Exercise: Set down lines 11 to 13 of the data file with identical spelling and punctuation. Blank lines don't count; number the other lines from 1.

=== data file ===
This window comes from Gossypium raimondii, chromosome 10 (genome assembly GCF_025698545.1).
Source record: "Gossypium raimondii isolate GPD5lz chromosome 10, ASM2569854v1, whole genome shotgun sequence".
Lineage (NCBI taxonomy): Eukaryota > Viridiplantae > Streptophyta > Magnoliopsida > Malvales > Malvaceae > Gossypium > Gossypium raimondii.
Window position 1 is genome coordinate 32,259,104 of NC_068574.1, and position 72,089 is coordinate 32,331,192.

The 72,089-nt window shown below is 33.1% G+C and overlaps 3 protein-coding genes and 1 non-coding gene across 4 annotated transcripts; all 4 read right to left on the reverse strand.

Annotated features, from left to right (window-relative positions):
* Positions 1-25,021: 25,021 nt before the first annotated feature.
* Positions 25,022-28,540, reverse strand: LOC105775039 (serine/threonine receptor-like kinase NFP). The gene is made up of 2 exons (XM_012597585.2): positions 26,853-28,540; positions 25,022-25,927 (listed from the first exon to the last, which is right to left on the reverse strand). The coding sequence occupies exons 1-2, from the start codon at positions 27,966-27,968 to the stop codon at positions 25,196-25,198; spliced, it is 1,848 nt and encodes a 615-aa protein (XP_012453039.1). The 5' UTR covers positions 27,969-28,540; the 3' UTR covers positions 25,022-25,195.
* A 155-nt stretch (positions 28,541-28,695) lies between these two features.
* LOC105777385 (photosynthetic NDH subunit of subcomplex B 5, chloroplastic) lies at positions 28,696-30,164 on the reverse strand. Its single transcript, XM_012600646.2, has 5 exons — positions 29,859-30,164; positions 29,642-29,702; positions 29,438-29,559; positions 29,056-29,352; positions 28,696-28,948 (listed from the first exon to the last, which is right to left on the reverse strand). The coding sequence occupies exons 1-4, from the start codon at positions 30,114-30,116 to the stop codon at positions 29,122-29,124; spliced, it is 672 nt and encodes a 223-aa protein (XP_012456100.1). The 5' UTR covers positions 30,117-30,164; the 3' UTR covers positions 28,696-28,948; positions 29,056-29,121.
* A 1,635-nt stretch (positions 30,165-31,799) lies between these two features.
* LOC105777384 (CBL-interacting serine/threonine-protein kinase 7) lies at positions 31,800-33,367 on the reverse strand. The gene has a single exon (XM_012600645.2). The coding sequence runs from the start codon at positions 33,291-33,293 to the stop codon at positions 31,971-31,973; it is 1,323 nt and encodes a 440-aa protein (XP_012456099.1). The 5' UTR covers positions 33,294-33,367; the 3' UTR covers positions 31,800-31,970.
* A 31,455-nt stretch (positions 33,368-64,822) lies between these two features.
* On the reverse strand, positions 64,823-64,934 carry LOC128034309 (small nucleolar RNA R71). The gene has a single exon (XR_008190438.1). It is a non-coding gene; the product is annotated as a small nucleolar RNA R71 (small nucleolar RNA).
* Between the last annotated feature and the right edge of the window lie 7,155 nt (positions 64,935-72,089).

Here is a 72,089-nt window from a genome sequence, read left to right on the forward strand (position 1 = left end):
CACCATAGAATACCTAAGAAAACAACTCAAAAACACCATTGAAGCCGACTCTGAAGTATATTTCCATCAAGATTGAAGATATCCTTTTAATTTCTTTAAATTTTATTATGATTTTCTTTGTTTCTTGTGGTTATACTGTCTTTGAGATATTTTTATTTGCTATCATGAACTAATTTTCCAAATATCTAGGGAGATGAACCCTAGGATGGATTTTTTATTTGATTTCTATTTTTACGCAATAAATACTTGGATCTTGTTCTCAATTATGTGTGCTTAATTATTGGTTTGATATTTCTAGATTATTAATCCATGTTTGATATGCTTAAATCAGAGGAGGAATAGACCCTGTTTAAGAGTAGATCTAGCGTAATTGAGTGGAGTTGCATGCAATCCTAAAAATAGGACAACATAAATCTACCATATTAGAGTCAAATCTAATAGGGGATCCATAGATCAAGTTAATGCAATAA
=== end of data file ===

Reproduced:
* A 1,635-nt stretch (positions 30,165-31,799) lies between these two features.
* LOC105777384 (CBL-interacting serine/threonine-protein kinase 7) lies at positions 31,800-33,367 on the reverse strand. The gene has a single exon (XM_012600645.2). The coding sequence runs from the start codon at positions 33,291-33,293 to the stop codon at positions 31,971-31,973; it is 1,323 nt and encodes a 440-aa protein (XP_012456099.1). The 5' UTR covers positions 33,294-33,367; the 3' UTR covers positions 31,800-31,970.
* A 31,455-nt stretch (positions 33,368-64,822) lies between these two features.